Tamburo argues that Henry’s statements that he stole from her are false because he did not commit theft. He did not delete or remove data from Henry’s site (thus depriving her of her property), Henry had made her data freely available, and no robots.txt file was visible on her site at the time the Data Mining Robot copied information on the site. According to Tamburo, because the data was not protected, either legally or by security protections on Henry’s web site, he could not have committed theft by appropriating it.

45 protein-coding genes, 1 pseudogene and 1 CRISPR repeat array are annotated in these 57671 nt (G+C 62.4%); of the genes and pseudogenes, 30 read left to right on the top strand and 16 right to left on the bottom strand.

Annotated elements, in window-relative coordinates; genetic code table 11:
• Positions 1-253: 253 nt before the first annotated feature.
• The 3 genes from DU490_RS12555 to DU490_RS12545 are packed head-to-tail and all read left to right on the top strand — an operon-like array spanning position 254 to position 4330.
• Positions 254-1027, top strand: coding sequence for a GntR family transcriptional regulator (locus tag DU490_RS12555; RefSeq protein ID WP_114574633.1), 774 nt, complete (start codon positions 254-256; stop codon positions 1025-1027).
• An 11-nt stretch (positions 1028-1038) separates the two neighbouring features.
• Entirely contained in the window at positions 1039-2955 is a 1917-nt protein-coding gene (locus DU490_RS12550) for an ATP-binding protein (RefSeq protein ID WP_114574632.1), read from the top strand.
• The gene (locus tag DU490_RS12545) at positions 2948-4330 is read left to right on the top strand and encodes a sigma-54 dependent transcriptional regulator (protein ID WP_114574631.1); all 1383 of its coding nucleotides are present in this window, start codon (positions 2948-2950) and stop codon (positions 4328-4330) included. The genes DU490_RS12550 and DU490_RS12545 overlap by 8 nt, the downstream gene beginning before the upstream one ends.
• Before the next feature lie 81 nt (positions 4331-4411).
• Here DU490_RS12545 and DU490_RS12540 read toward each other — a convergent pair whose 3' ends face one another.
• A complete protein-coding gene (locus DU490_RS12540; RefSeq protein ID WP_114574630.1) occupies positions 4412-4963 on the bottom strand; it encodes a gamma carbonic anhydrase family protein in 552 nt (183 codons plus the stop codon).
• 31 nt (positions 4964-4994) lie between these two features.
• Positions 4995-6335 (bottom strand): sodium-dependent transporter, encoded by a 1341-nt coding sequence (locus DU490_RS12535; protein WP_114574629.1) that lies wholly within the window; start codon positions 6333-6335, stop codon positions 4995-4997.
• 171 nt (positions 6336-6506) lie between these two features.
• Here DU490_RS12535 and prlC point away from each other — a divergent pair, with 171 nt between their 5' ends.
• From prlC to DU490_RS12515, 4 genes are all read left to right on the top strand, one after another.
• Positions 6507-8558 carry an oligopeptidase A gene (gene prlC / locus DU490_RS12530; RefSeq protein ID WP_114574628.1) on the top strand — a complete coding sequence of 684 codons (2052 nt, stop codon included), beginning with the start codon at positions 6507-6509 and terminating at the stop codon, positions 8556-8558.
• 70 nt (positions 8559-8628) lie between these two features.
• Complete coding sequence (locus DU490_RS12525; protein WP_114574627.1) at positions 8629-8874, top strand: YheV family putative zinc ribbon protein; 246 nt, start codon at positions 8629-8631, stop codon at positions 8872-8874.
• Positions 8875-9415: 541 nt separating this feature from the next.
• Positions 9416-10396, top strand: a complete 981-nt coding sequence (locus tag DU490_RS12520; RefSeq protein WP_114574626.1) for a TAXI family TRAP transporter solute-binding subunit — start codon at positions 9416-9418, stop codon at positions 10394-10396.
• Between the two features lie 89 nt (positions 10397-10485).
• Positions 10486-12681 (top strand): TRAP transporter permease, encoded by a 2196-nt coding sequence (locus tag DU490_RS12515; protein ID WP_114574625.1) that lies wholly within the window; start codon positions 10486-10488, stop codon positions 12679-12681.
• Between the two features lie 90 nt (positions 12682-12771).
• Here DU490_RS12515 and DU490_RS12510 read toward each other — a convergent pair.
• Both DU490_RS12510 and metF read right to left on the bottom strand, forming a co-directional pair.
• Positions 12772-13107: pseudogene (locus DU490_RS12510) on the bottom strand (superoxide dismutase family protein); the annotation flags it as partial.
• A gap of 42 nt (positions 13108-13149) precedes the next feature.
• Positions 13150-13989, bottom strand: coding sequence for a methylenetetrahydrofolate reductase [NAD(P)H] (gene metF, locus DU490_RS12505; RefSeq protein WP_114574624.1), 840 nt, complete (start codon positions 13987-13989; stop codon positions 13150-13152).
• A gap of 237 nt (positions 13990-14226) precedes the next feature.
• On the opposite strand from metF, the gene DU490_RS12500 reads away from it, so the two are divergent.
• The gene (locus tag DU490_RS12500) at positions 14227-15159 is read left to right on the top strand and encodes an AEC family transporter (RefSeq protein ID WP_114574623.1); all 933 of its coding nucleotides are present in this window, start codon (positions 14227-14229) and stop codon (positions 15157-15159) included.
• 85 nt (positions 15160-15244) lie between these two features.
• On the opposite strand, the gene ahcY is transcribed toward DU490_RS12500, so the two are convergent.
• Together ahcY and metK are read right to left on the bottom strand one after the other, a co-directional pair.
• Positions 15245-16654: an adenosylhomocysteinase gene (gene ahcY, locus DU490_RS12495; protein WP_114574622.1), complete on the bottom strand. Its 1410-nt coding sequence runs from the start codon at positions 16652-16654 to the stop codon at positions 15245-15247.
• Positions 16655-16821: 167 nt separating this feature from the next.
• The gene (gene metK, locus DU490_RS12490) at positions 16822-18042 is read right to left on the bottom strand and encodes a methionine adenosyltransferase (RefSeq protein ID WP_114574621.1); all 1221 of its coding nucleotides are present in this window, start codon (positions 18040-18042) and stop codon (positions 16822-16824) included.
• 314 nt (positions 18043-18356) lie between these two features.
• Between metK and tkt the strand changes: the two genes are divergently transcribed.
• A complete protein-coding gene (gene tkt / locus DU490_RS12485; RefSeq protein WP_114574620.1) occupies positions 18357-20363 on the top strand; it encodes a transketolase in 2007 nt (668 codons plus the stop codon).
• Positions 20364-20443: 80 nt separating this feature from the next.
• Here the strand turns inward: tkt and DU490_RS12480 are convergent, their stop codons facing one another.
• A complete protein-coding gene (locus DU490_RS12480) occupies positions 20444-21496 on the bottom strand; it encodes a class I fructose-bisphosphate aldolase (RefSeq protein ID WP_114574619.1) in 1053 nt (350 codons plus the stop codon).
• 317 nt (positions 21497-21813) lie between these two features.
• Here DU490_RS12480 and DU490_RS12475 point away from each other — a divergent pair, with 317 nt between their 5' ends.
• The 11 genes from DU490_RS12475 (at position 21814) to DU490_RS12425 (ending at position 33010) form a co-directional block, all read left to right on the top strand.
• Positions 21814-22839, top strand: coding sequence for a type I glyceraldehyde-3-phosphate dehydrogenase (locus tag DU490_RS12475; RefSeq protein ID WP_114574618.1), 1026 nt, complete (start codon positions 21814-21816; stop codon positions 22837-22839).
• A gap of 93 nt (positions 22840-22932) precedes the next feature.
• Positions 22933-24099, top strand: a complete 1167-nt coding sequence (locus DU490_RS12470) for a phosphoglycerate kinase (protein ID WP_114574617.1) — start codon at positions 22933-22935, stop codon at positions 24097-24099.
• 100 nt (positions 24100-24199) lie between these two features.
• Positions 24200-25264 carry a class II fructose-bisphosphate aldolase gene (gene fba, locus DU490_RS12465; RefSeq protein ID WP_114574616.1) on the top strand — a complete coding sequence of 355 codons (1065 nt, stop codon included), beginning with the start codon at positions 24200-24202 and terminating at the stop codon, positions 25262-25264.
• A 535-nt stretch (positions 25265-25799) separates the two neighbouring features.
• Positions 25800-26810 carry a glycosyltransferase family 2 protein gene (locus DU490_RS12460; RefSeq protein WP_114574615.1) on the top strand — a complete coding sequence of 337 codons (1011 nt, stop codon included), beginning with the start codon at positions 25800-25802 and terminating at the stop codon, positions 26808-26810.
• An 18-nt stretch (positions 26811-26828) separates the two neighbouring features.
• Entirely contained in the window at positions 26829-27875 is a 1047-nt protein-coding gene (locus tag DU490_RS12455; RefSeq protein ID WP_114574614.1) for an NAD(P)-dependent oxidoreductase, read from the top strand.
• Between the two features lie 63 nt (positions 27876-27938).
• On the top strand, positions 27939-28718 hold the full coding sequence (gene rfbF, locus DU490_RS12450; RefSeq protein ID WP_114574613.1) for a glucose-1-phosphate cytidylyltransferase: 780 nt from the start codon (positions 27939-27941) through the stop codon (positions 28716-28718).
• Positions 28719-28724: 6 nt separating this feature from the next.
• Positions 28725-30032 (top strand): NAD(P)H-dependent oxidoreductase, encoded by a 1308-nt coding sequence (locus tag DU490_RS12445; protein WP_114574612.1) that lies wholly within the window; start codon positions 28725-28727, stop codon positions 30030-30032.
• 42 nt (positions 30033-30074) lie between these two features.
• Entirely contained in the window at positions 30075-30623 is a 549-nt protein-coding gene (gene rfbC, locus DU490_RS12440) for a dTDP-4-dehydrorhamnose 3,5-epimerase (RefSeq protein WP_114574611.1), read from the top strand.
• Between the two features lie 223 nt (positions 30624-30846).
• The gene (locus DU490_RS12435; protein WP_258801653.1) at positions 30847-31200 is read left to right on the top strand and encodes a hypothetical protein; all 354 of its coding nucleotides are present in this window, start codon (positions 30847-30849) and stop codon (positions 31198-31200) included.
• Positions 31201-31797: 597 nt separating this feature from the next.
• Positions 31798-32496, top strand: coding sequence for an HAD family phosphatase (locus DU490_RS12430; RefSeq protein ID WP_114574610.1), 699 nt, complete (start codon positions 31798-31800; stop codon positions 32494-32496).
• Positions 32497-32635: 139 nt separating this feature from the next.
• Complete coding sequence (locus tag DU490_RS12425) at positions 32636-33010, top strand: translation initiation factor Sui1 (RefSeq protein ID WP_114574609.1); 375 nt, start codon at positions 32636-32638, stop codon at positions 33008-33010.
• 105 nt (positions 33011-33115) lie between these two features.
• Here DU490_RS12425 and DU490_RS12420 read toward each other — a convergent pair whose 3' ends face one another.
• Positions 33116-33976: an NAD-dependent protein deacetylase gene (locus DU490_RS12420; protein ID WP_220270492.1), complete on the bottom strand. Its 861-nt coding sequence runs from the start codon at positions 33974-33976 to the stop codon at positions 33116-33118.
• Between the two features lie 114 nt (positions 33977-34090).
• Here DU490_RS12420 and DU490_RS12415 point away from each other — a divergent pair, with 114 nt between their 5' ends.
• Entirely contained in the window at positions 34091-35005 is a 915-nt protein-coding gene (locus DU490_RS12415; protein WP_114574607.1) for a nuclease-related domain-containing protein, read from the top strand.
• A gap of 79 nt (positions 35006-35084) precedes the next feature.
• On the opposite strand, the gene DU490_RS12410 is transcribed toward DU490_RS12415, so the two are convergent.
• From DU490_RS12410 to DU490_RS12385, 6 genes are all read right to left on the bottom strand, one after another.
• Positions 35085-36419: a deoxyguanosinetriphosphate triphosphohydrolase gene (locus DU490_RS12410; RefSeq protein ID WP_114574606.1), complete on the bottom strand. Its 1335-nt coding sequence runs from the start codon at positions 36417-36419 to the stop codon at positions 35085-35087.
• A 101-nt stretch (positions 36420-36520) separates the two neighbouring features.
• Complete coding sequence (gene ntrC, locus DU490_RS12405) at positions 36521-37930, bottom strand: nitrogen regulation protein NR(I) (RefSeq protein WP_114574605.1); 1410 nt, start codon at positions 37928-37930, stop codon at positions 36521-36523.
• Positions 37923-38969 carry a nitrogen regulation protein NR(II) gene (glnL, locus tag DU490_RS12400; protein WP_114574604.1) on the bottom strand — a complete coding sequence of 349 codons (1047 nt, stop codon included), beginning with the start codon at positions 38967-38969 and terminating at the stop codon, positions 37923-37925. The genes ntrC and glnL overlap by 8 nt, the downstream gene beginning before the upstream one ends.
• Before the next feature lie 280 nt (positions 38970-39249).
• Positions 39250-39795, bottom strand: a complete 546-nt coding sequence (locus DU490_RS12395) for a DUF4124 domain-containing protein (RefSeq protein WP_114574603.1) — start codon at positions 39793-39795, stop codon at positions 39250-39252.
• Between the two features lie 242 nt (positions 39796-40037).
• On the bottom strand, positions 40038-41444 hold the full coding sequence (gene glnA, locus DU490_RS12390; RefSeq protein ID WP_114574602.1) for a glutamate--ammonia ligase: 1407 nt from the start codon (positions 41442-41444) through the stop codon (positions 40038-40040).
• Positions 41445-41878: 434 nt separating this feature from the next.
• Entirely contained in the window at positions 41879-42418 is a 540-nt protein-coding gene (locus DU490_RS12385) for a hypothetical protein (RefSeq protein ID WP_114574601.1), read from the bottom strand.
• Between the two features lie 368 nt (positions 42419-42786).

Even so, the court concludes that no reasonable jury could find that Henry’s statements were not substantially true. ... It may be true that Tamburo could not be prosecuted or held liable for his actions because the data was publicly available and not protected by adequate security measures. But Tamburo’s argument relies on a narrow legal meaning of “theft.” Under Illinois law, the court must consider whether Henry’s use of the word “theft” is reasonably susceptible to a non- defamatory construction. (citation omitted) It is. To a lay person such as Henry, “theft” can also mean the wrongful act of taking the property of another person without permission. The data Henry had collected could be reasonably understood as her property—she had collected it, and it was her work in compiling it that gave it value. She did not give Tamburo permission to copy it and sell access to it. Although Henry might not be able to successfully sue Tamburo for using her data in this way, the gist of her statements was true: he took the data without her permission.I can't say I agree with this -- the holding, in essence, means that anyone copying and pasting data from another individuals website is "stealing" that data if pre-approved permission isn't obtained. To me, the choice to post information on the internet, available to anyone in the world, means you assume the risk that your now "public" information will be used by others. You can't steal what is given away for free. And theft normally involves some deprivation of a property interest; what was the website owner deprived of, other than control of the information. Control which was given up when it was posted on the web.